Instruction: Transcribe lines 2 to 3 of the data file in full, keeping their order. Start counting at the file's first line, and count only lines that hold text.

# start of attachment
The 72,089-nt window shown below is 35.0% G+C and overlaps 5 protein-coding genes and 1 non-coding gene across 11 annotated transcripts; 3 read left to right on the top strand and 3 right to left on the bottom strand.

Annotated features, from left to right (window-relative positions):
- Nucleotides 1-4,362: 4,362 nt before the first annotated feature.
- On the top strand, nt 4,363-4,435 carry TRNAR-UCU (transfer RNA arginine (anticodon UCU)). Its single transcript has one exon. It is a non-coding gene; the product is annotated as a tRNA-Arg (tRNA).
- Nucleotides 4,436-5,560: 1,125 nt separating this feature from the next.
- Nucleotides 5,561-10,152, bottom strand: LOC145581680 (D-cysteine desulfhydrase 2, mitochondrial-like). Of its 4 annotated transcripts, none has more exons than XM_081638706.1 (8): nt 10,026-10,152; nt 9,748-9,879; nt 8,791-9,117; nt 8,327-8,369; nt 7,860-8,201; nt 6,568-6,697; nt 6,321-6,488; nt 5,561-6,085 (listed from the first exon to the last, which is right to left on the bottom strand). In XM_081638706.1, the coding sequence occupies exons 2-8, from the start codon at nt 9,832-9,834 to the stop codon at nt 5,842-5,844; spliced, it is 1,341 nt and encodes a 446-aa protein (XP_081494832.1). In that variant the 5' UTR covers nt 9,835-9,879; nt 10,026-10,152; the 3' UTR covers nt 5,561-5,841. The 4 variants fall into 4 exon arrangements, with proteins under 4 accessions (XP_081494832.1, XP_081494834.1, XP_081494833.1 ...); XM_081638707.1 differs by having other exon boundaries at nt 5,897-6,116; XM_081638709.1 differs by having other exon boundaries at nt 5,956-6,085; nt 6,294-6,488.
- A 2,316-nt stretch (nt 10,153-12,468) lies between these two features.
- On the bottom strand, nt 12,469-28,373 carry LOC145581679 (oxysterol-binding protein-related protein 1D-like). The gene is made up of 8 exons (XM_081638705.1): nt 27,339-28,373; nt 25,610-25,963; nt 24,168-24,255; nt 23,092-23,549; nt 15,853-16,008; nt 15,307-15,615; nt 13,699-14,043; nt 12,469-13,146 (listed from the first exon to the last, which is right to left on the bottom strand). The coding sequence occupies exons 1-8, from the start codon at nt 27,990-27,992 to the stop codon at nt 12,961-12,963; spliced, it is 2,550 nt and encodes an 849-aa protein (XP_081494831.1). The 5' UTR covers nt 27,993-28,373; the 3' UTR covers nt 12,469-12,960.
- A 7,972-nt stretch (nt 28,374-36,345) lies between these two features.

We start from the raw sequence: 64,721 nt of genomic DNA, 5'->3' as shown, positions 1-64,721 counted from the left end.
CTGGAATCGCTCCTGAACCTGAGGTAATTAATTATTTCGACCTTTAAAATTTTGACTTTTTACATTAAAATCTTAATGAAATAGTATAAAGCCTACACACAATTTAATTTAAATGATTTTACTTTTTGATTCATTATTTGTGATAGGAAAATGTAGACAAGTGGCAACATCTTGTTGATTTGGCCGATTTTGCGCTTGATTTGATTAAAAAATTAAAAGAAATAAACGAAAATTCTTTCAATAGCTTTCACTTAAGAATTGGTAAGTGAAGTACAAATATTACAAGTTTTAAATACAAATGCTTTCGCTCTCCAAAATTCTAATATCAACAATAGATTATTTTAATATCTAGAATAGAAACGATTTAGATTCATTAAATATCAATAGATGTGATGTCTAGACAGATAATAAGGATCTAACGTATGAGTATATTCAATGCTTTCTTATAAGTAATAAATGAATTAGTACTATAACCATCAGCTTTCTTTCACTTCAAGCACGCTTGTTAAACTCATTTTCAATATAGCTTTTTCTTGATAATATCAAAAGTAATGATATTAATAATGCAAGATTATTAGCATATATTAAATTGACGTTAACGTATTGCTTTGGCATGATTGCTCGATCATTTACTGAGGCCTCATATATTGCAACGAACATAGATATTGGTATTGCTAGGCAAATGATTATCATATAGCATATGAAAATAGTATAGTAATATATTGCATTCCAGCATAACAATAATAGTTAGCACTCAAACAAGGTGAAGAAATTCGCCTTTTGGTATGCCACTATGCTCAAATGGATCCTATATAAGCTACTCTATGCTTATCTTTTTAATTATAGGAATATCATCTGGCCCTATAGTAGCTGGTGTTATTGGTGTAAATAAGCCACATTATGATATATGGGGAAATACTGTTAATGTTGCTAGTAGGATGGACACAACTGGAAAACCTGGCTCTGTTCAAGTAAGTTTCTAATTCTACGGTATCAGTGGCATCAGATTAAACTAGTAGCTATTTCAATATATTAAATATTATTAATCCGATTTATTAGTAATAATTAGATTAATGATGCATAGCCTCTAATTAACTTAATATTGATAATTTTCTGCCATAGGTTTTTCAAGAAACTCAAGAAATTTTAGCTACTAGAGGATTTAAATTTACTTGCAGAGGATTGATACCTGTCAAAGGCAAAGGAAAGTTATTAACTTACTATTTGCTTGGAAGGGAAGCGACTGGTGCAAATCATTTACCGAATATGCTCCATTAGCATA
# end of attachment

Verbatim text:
Annotated features, from left to right (window-relative positions):
- Nucleotides 1-4,362: 4,362 nt before the first annotated feature.